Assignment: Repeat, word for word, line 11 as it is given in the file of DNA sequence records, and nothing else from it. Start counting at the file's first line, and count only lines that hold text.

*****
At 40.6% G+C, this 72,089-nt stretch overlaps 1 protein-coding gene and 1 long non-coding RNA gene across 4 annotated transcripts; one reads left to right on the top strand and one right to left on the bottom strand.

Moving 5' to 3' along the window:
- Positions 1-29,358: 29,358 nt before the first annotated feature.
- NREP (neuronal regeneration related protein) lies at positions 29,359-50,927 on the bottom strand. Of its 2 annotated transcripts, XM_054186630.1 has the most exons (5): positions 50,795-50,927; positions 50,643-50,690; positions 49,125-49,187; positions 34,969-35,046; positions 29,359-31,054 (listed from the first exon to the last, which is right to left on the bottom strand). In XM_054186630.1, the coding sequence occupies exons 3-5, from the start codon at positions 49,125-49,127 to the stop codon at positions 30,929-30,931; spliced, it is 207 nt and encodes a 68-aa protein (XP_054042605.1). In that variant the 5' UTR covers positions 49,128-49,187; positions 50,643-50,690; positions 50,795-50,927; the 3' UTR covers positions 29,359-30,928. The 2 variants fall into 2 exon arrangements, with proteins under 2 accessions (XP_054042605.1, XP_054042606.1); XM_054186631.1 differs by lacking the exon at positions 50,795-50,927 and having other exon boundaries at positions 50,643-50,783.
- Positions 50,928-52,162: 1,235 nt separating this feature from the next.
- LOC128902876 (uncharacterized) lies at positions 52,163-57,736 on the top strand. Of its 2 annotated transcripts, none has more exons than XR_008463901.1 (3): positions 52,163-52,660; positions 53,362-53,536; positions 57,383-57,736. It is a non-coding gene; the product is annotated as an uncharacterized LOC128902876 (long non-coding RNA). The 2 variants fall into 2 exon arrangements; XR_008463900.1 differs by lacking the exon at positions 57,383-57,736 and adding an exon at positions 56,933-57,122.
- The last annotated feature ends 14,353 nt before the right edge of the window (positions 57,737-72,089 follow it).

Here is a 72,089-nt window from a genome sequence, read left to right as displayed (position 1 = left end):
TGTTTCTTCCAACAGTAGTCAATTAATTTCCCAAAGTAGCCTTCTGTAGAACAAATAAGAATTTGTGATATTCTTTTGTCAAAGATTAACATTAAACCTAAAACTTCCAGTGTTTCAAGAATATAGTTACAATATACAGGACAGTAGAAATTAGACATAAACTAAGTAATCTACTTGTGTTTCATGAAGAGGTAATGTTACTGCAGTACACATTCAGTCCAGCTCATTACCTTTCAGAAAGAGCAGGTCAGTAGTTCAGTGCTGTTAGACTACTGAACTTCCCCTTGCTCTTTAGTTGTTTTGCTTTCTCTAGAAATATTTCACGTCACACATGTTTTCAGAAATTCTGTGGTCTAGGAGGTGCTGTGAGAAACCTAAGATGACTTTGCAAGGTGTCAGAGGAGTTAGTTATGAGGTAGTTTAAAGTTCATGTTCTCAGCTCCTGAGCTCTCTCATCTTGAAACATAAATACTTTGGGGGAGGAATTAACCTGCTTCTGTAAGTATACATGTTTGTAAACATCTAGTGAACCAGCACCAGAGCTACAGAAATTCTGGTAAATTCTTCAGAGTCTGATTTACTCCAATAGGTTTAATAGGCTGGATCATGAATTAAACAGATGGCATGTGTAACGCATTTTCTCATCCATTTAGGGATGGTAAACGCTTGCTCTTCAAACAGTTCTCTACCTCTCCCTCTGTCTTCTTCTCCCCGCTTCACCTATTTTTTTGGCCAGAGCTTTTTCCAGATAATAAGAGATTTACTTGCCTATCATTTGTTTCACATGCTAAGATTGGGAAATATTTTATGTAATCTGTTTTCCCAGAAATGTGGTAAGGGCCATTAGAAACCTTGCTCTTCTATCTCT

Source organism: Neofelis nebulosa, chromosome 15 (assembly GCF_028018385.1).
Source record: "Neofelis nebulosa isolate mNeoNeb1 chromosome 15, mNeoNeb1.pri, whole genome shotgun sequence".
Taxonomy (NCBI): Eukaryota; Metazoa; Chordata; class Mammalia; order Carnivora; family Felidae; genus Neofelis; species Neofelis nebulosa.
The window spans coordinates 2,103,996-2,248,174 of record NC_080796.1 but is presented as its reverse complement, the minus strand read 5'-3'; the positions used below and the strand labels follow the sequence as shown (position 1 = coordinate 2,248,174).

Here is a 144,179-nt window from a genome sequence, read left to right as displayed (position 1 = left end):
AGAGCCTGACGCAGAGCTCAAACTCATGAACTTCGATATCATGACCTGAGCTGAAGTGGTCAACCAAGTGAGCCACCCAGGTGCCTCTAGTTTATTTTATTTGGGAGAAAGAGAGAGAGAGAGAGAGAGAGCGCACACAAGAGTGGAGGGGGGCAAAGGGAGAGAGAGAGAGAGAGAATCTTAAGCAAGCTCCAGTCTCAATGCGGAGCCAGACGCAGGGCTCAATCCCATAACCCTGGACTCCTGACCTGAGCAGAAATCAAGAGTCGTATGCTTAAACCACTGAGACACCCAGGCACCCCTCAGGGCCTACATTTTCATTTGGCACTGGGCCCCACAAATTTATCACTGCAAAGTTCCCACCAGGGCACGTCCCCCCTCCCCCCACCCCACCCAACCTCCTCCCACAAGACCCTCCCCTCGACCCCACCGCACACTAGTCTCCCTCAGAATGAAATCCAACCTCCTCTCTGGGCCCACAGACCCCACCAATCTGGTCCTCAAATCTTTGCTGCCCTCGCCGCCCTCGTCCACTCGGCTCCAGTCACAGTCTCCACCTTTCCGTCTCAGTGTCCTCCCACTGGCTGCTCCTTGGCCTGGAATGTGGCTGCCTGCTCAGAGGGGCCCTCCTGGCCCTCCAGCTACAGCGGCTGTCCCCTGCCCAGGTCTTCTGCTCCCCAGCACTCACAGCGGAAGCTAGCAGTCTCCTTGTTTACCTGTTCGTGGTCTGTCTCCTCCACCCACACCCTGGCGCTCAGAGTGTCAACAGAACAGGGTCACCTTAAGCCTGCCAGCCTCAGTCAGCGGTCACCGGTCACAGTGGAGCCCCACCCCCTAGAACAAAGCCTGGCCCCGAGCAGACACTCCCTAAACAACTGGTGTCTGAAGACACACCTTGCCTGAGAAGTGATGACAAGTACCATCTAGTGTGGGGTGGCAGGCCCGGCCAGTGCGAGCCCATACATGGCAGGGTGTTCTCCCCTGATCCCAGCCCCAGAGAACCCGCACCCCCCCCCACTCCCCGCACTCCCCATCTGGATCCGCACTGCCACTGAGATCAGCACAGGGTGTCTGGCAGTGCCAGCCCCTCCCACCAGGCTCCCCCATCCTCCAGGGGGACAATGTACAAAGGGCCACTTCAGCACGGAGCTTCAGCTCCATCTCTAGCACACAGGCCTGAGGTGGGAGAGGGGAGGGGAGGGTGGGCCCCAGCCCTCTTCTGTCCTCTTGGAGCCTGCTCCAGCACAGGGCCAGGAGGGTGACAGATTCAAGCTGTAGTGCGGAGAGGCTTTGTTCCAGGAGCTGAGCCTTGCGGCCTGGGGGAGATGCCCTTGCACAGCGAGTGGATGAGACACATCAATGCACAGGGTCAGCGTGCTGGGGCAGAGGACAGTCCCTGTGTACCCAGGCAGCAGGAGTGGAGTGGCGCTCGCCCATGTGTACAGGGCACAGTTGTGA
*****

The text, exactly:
Source record: "Neofelis nebulosa isolate mNeoNeb1 chromosome 15, mNeoNeb1.pri, whole genome shotgun sequence".